Flood-hit Albouystown gets relief

An Albouystown resident cleaning up on Saturday after the community was affected by flooding due to heavy rains in recent days (Adrian Narine photo)

DAYS after providing relief to flood-affected residents of Canal Number One, West Bank Demerara (WBD), the government on Saturday reached out to Albouystown residents facing a similar situation caused by heavy rains.

Although the water had receded in most parts of the community, residents were counting their losses and salvaging what they could. In most cases, the water level was high enough to reach into their houses.
The Mayor and City Council (M&CC) of Georgetown after realising the situation was beyond their control, called in the Civil Defence Commission (CDC) to provide assistance to the residents.

Minister of State Joseph Harmon (centre) and Georgetown Mayor Patricia Chase-Green (left) distributing cleaning utensils and other sanitary items to residents (Adrian Narine photo)

Minister of State Joseph Harmon and a team from the Guyana Water Incorporated (GWI), the M&CC and the Public Health Ministry visited the area on Saturday and distributed over 300 care packages to residents.
Prior to the visit, one resident Nicholas Allicock said the area was flooded with water knee high.

“Water de so high I couldn’t even go to work budday, it was tough and plus is the holiday season, so the family was looking for a good time but because of the rain, it couldn’t happen,” the concerned resident said.
The father of two noted every time it rains, his house is flooded, but this occasion it was worse since the water level was higher than usual.
He pointed to a spot where someone once lived, but was forced to move due to the heavy water accumulation.

An accumulation of garbage on one of the streets in Albouystown (Adrian Narine photo)

Another resident, Sherryan Amin, said her condition was much worse since she has a baby to take care of. Although there has been no report of outbreak of illness, Amin said her child has been ill for the past few days.
“Most people in the area got latrine, so all the faeces flow into the waterways and when the rain falls and we get flooding all that water does flow over,” the young mother lamented.
Many other residents said their children fell ill after coming into contact with the stagnant water. When the water started to recede, they were able to clean their surroundings.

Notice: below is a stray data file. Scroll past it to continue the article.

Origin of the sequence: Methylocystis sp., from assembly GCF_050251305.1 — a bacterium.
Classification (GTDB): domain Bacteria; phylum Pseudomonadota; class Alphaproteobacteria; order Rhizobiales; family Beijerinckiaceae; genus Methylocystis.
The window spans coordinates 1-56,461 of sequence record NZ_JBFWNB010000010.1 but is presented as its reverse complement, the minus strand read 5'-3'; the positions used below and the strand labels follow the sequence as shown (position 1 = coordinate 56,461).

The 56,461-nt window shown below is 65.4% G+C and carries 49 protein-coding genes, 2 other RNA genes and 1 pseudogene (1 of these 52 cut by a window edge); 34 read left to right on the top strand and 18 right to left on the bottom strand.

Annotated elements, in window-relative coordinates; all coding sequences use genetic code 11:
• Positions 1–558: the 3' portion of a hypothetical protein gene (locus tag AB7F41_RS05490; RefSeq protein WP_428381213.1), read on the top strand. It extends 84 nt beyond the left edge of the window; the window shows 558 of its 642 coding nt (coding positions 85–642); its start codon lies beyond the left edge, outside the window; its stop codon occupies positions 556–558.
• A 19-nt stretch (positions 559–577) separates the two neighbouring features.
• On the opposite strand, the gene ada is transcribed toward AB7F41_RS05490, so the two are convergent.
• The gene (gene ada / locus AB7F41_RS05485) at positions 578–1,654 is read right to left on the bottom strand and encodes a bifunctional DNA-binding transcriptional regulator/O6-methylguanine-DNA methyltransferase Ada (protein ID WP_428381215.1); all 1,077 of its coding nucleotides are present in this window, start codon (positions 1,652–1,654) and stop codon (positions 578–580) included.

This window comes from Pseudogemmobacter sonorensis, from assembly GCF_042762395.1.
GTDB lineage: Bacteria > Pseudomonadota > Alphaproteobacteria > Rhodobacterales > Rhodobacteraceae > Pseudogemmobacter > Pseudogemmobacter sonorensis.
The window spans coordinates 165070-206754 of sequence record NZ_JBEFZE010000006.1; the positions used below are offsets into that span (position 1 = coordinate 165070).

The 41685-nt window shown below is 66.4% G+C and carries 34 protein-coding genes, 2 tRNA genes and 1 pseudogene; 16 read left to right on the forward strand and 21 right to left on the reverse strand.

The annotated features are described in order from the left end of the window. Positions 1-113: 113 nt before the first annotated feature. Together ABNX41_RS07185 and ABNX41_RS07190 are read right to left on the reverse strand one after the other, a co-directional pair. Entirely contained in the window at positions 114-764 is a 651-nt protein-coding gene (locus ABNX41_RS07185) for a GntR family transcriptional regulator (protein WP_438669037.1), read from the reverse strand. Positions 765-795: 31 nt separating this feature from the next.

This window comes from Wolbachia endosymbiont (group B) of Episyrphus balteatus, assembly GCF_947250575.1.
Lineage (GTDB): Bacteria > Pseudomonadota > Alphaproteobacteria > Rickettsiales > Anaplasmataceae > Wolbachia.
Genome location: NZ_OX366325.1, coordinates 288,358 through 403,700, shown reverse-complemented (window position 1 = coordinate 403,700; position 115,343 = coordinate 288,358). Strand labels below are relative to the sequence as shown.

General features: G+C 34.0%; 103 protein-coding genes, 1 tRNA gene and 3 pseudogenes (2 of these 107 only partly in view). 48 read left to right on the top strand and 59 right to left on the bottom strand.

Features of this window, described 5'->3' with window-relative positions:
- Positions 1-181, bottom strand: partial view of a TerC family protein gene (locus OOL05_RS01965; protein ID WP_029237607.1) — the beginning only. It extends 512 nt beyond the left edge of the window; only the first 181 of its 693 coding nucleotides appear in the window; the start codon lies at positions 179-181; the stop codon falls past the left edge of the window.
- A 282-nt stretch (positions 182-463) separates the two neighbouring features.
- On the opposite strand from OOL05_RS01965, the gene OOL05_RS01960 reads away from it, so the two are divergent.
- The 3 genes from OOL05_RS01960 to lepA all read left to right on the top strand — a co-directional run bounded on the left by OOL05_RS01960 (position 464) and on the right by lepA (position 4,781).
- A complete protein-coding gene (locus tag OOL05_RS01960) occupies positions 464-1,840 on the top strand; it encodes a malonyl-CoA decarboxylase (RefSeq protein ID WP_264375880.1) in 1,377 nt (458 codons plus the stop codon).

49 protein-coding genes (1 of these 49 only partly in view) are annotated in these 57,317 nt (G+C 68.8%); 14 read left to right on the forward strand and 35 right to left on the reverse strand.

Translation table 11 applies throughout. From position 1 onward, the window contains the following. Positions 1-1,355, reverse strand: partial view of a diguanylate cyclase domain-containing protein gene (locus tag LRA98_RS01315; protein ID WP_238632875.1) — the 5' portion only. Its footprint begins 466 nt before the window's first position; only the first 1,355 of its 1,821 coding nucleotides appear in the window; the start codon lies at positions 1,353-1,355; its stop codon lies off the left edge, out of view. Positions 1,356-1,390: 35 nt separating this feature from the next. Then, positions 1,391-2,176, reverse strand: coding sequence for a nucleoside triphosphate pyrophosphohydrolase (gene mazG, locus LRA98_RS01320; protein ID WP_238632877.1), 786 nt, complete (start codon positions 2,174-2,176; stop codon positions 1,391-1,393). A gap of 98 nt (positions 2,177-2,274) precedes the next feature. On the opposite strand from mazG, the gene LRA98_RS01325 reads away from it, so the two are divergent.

Cleaning the area was a major concern for Minister Harmon. He told the residents that in order to improve drainage, residents have to stop throwing garbage in the trenches and alleyways.

One of the alleyways that were cleaned (Adrian Narine photo)

“I walk around here and see all kinds of trash around the area… there is only so much that local government and central government can do to clean the area; but it is up to you to keep it clean because when garbage gets into the drains, they become clogged,” he said.
He urged residents to sanitise the area as soon as the water recedes and in order to assist them in doing so, the government included cleaning detergents and other sanitary items in the care packages.

The team from GWI and the Public Health Ministry also used the opportunity to advise persons on how to clean their surroundings in order to avoid contracting water-borne diseases.
Persons who occupy lower-flat houses were the main audience since they come into immediate contact with the stagnant water.
Minister Harmon recalled a few years ago the community was affected by flooding around the same time of the year.

He said it was difficult, especially for persons living in the lower flats of buildings, but assured residents that the government will continue to ensure that the main drains are cleared and the sluices are operational in order to avoid major flooding.
The minister also commended the Public Infrastructure Ministry and the M&CC for the work they have done so far in keeping the drains and trenches cleaned.

“In order to keep this up and bringing cleaning to a community level, during the course of next week we will bring a truck with spades and shovels, so that you will help to pick up the garbage and we will move it… we need all hands on deck to keep the environment clean and free from danger,” Harmon told the residents of Albouystown.

The residents were urged to be agents of positive change. They welcomed the idea and the assistance of the government, but indicated that more needs to be done for their community.

City Mayor Patricia Chase-Green said a lot can be achieved once there is cooperation between central government and local government bodies.
She noted that the city will continue to appeal to the government for help once the need arises.